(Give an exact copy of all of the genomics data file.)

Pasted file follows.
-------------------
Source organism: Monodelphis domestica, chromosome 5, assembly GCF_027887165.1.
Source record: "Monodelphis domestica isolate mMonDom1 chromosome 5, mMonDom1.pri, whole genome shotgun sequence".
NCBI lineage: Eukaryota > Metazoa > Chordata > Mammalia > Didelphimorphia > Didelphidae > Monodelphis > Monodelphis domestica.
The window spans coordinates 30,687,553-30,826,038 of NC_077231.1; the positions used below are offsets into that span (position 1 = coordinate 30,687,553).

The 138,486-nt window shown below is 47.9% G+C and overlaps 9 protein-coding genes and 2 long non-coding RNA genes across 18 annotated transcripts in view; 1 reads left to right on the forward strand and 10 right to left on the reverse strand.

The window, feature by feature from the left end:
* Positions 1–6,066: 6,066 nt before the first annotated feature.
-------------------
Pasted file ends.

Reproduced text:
Source organism: Monodelphis domestica, chromosome 5, assembly GCF_027887165.1.
Source record: "Monodelphis domestica isolate mMonDom1 chromosome 5, mMonDom1.pri, whole genome shotgun sequence".
NCBI lineage: Eukaryota > Metazoa > Chordata > Mammalia > Didelphimorphia > Didelphidae > Monodelphis > Monodelphis domestica.
The window spans coordinates 30,687,553-30,826,038 of NC_077231.1; the positions used below are offsets into that span (position 1 = coordinate 30,687,553).

The 138,486-nt window shown below is 47.9% G+C and overlaps 9 protein-coding genes and 2 long non-coding RNA genes across 18 annotated transcripts in view; 1 reads left to right on the forward strand and 10 right to left on the reverse strand.

The window, feature by feature from the left end:
* Positions 1–6,066: 6,066 nt before the first annotated feature.